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Anthony Foley says money is no object in pursuit of success for Munster


Munster head coach Anthony Foley . Photo: Brendan Moran / SPORTSFILE

Munster head coach Anthony Foley . Photo: Brendan Moran / SPORTSFILE


Munster head coach Anthony Foley . Photo: Brendan Moran / SPORTSFILE

It has been one of those weeks down Munster way where the world and his mother are shining a light in on the province, looking for reasons and coming up with solutions.

That’s what happens when one of the traditional powers exits Europe with an insipid performance, introspection, blame and a need for change are top of the agenda.

All of which is a little awkward when you’re the head coach who is also one of the men who helped to create the Munster monster in the first place.

Now, Anthony Foley is dealing with talk of the end of his beloved province’s empire and it is not something he is willing to let happen without a fight.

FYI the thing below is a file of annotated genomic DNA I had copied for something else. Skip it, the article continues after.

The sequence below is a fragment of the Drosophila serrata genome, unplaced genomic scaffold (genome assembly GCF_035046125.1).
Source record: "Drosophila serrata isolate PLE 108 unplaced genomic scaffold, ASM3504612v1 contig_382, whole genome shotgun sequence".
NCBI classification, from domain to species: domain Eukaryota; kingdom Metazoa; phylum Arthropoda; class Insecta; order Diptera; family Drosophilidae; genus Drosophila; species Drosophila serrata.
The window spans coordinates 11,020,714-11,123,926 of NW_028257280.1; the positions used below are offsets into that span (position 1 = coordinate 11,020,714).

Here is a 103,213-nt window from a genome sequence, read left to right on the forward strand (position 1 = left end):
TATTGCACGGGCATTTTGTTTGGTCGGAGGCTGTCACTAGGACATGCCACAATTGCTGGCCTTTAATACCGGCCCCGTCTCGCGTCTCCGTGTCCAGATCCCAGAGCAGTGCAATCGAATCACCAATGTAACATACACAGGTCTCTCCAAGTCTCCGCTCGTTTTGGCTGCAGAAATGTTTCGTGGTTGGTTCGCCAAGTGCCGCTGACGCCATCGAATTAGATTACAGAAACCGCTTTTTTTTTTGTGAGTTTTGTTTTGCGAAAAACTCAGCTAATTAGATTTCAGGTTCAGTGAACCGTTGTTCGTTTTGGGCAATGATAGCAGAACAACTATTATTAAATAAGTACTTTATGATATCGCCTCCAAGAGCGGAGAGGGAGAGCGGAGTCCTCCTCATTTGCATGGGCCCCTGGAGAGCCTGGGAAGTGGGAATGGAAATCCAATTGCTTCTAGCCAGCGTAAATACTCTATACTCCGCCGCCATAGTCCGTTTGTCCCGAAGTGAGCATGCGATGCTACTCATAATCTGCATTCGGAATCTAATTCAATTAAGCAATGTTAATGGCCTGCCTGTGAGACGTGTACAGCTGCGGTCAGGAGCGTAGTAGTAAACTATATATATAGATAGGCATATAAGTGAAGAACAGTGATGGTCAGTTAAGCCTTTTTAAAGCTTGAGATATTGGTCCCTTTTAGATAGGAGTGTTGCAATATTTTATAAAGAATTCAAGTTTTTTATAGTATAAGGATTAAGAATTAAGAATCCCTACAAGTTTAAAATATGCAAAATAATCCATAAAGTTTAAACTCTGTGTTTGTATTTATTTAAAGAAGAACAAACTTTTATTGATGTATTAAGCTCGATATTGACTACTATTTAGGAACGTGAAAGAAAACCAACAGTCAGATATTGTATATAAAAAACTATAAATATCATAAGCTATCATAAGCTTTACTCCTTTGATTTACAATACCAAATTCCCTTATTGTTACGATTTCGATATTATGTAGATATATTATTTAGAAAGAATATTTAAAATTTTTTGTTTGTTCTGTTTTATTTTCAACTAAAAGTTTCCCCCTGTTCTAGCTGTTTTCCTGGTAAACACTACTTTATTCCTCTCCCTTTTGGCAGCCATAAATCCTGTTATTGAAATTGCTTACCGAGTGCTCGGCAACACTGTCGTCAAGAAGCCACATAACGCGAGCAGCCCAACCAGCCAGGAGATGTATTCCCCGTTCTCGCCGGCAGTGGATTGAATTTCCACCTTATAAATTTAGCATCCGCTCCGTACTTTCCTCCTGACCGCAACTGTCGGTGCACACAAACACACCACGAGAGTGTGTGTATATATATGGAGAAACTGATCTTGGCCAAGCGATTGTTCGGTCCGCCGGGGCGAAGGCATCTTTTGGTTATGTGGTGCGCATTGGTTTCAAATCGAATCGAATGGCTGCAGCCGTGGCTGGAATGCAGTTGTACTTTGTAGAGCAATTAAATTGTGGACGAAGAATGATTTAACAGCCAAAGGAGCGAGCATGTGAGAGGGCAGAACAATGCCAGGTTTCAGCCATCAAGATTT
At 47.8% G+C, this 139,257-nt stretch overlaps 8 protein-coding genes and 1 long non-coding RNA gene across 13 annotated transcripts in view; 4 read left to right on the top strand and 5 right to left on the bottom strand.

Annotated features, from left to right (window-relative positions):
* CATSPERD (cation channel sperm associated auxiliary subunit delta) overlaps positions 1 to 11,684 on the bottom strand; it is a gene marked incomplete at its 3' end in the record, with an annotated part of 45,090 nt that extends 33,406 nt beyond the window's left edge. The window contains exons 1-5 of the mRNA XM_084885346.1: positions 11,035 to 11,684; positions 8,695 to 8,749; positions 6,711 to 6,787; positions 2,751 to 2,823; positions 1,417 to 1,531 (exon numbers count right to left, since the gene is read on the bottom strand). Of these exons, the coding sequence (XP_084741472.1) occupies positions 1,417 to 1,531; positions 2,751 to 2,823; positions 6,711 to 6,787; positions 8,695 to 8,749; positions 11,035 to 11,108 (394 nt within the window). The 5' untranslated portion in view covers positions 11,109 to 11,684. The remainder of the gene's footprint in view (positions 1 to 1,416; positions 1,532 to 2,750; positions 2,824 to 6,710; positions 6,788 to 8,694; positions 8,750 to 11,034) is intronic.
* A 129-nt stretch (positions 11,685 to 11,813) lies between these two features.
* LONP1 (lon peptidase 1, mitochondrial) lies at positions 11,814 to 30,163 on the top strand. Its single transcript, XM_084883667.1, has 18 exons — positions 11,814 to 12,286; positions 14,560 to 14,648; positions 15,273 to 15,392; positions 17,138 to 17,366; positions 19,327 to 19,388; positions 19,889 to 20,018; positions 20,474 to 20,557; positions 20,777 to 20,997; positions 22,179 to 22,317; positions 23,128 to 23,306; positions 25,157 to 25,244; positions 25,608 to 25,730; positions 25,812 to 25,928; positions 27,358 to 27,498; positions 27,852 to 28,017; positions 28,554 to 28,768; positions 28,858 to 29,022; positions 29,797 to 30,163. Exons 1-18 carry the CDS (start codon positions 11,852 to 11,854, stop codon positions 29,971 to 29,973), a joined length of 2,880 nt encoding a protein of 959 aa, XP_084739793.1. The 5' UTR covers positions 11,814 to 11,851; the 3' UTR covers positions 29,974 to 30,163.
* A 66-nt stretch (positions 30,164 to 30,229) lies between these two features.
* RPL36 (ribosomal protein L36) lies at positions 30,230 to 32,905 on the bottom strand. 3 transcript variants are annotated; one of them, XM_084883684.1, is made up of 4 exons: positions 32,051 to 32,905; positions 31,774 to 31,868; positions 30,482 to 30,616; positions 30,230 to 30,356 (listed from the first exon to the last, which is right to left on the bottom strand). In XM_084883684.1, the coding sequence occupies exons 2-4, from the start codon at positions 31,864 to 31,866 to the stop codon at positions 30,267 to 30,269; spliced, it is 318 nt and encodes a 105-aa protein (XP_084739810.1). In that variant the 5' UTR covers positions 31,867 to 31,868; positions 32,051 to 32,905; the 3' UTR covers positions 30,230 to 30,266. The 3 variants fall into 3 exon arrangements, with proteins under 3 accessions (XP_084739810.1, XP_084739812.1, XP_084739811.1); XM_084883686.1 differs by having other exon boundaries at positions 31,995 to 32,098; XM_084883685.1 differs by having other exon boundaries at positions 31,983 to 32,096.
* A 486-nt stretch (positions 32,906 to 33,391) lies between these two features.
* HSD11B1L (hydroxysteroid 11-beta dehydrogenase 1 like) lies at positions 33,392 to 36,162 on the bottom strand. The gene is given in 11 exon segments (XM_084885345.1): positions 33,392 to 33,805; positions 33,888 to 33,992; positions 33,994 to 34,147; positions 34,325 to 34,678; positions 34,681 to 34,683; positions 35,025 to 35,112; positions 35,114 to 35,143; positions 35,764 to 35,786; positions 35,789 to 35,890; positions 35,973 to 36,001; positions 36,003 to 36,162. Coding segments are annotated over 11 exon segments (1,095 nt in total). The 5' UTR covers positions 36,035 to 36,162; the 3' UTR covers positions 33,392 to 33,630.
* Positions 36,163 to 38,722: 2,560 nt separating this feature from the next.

Over the course of the week, former players have taken to the public arena to offer their opinions and, while the Killaloe man says he doesn’t read the newspapers or listen to the talk-shows, he seems pretty well informed.


The chief complaint is that the province are no longer able to compete financially with the cash-rish, fame hungry big guns from France and the increasingly powerful English clubs who are beginning to flex some muscle in the market for southern hemisphere players.

Foley, however, claims money is not the issue. Restricted by the IRFU when it comes to the players he can target, the former No 8 says the fit must be right and that the right player is sometimes simply not available.

“I don’t know where that story has come from,” he said of the idea that Munster can’t compete financially.